Heat stress exhibited direct impacts on rumen fermentation and metabolism of rumen papillae. Heat stress promoted the proliferation of the rumen papillae but aggravated the shedding of the corneum and may negatively affect the physical barrier of the ruminal epithelium to a certain extent. The increase in VFA concentration induced by heat stress might stimulate the development of rumen papillae. However, heat stress did not break the intact barrier function, since neither a change in tight junctions nor perturbation to inflammatory response was observed in ruminal papillae, and heat stress did not alter the expression of TLR4-related upstream receptors. Heat stress up-regulated the expression of heat shock protein and activated the repair of damaged epithelial cells in rumen papillae. These mechanisms contribute to the maintenance of the integrity of rumen tissue. The up-regulated metabolism of amino acids along with Hsp synthesis may affect the supply of the precursors for milk protein synthesis, but correlation analysis of the utilization of amino acids in organs and the whole body is needed in future studies.

Data Availability Statement

The original contributions presented in the study are publicly available. This data can be found here: https://www.ncbi.nlm.nih.gov/sra/?term=PRJNA778529. The supplementary material are available online at https://doi.org/10.6084/m9.figshare.17041181, File S1: Dataset of differently expressed genes; File S2: The output of DIA analysis; File S3: The output of DAVID analysis.

Ethics Statement

The animal study was reviewed and approved by the Animal Care and Use Committee of Institute of Animal Science, Chinese Academy of Agricultural Sciences (No. IAS20180115). Written informed consent was obtained from the owners for the participation of their animals in this study.

Author Contributions

Conceptualization, ZG, SG, and DB; Software operation, SG; Statistical analysis, ZG and SG; Drafting, review, and editing of the manuscripts, ZG, LM, JD, JH, and DB; All authors have read and agreed to the published version of the manuscript.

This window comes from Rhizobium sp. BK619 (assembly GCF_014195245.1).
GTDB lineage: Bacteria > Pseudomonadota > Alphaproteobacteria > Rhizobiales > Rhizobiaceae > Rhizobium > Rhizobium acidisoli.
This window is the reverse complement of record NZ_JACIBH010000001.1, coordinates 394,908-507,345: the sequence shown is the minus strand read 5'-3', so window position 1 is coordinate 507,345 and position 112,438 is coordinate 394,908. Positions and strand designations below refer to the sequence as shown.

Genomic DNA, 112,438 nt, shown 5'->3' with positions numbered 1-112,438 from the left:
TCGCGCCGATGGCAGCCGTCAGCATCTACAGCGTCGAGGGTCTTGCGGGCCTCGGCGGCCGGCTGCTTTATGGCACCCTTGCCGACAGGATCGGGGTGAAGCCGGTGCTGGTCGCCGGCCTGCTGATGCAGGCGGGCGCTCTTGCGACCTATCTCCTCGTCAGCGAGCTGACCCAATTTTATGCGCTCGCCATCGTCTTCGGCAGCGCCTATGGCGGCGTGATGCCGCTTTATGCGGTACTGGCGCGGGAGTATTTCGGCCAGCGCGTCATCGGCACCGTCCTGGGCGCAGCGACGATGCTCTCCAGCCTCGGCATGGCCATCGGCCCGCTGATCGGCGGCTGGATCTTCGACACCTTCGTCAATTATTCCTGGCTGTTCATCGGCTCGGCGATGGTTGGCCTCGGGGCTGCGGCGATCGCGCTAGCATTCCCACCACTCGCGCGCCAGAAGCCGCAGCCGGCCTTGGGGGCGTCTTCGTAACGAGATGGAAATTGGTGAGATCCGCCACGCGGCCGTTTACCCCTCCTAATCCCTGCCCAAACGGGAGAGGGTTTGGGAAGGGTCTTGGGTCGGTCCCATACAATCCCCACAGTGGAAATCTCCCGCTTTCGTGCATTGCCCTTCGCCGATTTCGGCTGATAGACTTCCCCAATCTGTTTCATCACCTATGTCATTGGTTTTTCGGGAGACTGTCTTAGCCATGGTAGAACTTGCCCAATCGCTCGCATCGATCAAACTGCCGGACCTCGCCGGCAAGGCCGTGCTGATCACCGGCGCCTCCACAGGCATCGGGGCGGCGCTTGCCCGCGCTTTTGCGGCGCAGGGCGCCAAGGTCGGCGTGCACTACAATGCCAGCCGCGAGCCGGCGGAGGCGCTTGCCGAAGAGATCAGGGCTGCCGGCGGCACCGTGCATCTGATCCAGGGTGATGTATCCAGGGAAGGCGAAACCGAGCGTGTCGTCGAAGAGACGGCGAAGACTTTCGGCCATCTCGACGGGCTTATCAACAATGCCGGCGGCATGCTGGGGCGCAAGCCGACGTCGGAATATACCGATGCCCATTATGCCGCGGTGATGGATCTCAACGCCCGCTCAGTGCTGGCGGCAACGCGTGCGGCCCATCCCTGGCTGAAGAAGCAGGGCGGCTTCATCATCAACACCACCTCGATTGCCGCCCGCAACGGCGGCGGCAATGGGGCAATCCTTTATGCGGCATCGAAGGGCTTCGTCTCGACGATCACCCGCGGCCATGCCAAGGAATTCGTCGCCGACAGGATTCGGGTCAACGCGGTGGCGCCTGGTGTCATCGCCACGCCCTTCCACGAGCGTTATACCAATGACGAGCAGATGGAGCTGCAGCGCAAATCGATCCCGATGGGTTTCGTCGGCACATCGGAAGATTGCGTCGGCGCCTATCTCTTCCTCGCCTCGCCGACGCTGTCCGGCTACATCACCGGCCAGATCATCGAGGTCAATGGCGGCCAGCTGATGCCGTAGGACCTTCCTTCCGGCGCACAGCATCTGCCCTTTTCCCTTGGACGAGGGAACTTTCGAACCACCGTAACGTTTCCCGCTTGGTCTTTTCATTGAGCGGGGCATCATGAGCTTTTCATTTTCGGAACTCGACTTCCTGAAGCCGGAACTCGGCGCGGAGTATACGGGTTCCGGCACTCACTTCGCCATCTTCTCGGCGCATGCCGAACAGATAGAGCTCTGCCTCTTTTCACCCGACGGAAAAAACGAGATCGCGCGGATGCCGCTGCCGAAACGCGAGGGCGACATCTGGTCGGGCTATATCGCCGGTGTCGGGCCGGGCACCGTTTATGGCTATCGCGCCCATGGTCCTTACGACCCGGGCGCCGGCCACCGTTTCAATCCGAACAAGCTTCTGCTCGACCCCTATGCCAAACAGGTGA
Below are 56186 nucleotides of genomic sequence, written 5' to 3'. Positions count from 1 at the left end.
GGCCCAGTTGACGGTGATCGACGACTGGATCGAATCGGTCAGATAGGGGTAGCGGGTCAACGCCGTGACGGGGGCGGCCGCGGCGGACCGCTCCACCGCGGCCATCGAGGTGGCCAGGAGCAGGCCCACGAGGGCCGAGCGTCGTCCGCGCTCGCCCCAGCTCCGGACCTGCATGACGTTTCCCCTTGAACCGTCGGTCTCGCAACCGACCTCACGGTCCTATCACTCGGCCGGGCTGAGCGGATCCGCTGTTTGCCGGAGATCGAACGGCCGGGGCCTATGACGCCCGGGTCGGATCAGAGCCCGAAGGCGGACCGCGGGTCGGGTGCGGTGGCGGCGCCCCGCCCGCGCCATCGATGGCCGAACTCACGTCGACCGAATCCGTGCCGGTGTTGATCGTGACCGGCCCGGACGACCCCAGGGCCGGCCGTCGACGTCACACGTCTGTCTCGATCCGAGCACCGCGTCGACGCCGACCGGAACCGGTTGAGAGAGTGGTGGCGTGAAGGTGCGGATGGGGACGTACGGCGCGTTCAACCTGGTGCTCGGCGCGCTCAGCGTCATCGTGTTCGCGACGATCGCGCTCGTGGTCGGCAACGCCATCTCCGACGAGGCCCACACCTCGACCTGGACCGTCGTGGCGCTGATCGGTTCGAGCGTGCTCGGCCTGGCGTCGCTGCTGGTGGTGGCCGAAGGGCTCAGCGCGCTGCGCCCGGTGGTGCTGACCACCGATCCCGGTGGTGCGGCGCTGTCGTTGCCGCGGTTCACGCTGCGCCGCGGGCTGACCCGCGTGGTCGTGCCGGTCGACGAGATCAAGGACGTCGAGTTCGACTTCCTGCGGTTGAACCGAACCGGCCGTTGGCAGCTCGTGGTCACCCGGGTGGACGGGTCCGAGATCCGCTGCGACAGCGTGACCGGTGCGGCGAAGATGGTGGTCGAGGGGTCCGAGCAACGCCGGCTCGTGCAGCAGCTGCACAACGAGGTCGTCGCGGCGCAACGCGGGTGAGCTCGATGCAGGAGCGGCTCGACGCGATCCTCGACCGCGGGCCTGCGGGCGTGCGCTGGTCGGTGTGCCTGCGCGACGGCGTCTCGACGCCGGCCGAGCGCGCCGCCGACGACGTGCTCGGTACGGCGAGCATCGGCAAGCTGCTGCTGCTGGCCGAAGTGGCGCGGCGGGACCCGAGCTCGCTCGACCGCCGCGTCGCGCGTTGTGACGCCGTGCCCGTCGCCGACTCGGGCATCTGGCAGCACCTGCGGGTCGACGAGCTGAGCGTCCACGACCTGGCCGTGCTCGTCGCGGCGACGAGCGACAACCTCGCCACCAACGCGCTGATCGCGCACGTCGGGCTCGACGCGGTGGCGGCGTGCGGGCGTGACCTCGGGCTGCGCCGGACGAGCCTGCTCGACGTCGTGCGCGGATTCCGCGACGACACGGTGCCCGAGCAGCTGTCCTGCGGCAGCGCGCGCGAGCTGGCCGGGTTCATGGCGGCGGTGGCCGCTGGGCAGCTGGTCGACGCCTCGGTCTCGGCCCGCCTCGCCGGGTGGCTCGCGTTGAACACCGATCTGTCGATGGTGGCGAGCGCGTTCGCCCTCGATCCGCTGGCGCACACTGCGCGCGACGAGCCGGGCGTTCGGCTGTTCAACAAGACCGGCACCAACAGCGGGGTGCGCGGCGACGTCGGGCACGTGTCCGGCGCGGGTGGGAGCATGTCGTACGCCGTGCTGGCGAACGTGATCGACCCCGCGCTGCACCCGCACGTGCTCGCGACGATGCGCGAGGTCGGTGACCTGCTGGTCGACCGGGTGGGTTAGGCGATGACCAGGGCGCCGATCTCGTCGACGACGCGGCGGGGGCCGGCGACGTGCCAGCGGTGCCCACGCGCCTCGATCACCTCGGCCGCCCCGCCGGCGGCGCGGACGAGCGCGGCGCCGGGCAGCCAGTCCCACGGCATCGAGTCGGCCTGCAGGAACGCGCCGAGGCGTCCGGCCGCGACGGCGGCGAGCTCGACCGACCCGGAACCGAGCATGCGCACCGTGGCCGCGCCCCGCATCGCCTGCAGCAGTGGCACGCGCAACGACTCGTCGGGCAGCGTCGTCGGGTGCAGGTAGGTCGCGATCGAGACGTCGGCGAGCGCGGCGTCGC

Funding

The present study was financially supported by the National Natural Science Foundation of China (31872383), the Key Research and Development Program of the Ningxia Hui Autonomous Region (2021BEF02018), the Scientific Research Project for Major Achievements of The Agricultural Science and Technology Innovation Program (ASTIP) (ASTIP-IAS07, CAAS-XTCX2016011-01) and Beijing Dairy Industry Innovation Team (BAIC06-2021).

Conflict of Interest

The authors declare that the research was conducted in the absence of any commercial or financial relationships that could be construed as a potential conflict of interest.

Publisher’s Note

All claims expressed in this article are solely those of the authors and do not necessarily represent those of their affiliated organizations, or those of the publisher, the editors, and the reviewers. Any product that may be evaluated in this article, or claim that may be made by its manufacturer, is not guaranteed or endorsed by the publisher.

Acknowledgments

We especially thank our former and current students who have contributed to this study and all the staff of the State Key Laboratory of Animal Nutrition (Beijing, China) for the use of environmental chambers and assistance with sample analyses.

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Keywords: heat stress, dairy cow, ruminal epithelium, milk protein, rumen fermentation

Citation: Guo Z, Gao S, Ding J, He J, Ma L and Bu D (2022) Effects of Heat Stress on the Ruminal Epithelial Barrier of Dairy Cows Revealed by Micromorphological Observation and Transcriptomic Analysis. Front. Genet. 12:768209. doi: 10.3389/fgene.2021.768209

Received: 31 August 2021; Accepted: 07 December 2021;
Published: 13 January 2022.

Edited by:

Mudasir Ahmad Syed, Sher-e-Kashmir University of Agricultural Sciences and Technology, India

Reviewed by:

Sayyed Mahmoud Nasrollahi, University of Tehran, Iran
Amanda K. Lindholm-Perry, U.S. Meat Animal Research Center, United States

Copyright © 2022 Guo, Gao, Ding, He, Ma and Bu. This is an open-access article distributed under the terms of the Creative Commons Attribution License (CC BY). The use, distribution or reproduction in other forums is permitted, provided the original author(s) and the copyright owner(s) are credited and that the original publication in this journal is cited, in accordance with accepted academic practice. No use, distribution or reproduction is permitted which does not comply with these terms.

*Correspondence: Dengpan Bu, budengpan@caas.cn